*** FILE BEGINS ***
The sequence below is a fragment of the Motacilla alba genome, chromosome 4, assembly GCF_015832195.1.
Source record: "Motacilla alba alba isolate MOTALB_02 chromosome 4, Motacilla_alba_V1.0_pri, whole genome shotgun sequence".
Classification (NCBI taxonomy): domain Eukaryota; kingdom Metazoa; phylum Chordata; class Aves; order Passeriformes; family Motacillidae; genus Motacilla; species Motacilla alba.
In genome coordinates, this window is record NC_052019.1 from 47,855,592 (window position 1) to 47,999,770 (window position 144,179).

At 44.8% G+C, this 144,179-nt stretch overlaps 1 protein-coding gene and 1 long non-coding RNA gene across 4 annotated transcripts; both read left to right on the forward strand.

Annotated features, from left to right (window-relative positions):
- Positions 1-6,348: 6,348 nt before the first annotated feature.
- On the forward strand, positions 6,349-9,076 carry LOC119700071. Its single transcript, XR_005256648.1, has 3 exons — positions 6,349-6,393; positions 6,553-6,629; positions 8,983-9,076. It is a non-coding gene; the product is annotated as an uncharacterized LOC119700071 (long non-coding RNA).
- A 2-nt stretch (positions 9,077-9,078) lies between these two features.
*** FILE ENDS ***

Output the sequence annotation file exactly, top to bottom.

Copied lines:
The sequence below is a fragment of the Motacilla alba genome, chromosome 4, assembly GCF_015832195.1.
Source record: "Motacilla alba alba isolate MOTALB_02 chromosome 4, Motacilla_alba_V1.0_pri, whole genome shotgun sequence".
Classification (NCBI taxonomy): domain Eukaryota; kingdom Metazoa; phylum Chordata; class Aves; order Passeriformes; family Motacillidae; genus Motacilla; species Motacilla alba.
In genome coordinates, this window is record NC_052019.1 from 47,855,592 (window position 1) to 47,999,770 (window position 144,179).

At 44.8% G+C, this 144,179-nt stretch overlaps 1 protein-coding gene and 1 long non-coding RNA gene across 4 annotated transcripts; both read left to right on the forward strand.

Annotated features, from left to right (window-relative positions):
- Positions 1-6,348: 6,348 nt before the first annotated feature.
- On the forward strand, positions 6,349-9,076 carry LOC119700071. Its single transcript, XR_005256648.1, has 3 exons — positions 6,349-6,393; positions 6,553-6,629; positions 8,983-9,076. It is a non-coding gene; the product is annotated as an uncharacterized LOC119700071 (long non-coding RNA).
- A 2-nt stretch (positions 9,077-9,078) lies between these two features.